Epidaurus is now famous for it’s vast theater, able to seat up to 15,000 and remarkable for its acoustic properties – at the very top of the amphitheater we could hear the crunch of gravel underfoot as people walked into the centre of the arena.
However, in classical times Epidaurus was renowned for the Asclepieion, a centre for healing, it’s name derived from Asclepius, the god of healing. The Asclepieion was founded in the 6th century BC and continued as a center for healing for over 1,000 years, into the Christian era. The ruins of the Asclepieion spread over a wide area and are far less busy than the amphitheater which the omnipresent coach tours rarely venture far beyond.
Oddly, the original entrance to the Asclepieion is now at the furthest edge of the whole site. We sat on the stone floor of the entrance undisturbed for quite a while. I thought about the long arduous journeys of the countless people who had walked across the stone floor, finally arriving at their destination in hope of receiving divine healing from the god Esclepius. A sobering thought indeed when you have a healthy body and an air-conditioned car close by.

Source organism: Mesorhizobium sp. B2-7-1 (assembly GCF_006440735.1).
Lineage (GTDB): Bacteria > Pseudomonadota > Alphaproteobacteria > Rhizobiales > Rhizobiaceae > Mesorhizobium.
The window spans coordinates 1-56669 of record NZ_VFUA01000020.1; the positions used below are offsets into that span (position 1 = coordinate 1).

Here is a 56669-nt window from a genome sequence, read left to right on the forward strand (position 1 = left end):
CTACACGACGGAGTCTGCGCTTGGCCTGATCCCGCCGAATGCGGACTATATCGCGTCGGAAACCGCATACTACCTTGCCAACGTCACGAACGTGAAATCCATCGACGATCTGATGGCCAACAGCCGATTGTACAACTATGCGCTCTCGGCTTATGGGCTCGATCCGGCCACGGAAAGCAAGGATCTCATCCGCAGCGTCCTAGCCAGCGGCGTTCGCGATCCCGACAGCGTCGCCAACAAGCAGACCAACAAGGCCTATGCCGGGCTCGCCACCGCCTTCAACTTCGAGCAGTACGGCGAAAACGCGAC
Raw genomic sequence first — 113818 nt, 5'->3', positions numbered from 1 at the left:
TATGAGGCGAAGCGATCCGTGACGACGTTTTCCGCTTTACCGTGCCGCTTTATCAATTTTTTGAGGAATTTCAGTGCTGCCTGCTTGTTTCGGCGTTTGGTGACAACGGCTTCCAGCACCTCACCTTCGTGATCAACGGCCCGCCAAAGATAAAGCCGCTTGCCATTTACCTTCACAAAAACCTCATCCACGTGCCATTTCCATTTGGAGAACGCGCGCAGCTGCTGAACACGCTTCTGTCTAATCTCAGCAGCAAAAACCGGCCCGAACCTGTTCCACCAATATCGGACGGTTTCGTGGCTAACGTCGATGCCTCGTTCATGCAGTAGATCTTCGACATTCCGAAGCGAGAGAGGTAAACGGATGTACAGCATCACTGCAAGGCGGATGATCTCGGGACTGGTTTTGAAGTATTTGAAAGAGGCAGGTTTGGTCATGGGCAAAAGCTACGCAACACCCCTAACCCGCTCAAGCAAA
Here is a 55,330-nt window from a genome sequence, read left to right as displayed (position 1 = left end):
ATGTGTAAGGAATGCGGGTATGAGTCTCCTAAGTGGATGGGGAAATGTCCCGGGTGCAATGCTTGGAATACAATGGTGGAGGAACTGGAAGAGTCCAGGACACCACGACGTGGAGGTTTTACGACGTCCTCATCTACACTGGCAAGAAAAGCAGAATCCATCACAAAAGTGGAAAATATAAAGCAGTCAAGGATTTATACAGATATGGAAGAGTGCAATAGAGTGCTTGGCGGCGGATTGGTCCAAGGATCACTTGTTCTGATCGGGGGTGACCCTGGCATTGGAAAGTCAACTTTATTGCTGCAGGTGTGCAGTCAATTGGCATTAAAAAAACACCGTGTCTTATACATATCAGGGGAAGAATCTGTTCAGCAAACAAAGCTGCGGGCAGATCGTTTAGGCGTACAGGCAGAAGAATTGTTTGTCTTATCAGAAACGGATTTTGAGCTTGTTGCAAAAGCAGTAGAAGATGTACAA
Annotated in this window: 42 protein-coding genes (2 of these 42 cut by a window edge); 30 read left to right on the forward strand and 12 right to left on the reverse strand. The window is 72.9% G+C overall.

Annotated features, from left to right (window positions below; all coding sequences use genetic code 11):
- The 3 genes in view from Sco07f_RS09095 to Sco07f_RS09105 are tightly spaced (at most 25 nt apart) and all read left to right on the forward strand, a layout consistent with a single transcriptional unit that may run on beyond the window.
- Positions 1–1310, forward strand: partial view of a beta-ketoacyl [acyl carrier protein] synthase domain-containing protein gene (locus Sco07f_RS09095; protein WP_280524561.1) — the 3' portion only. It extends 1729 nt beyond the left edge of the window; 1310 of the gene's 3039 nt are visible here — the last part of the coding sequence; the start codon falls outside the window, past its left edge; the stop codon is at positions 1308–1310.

The theater is still used for evening performances in the summer, if you are staying in Nafplion you can buy at ticket that includes travel there by coach.
From Athens, take the toll road to Corinth, the exit for Epidaurus is just before Corinth. Then follow the signs on the local roads. It will take another hour or more from the toll road.
There is also a road across the peninsular from Nafplio, an ideal base for exploring the area.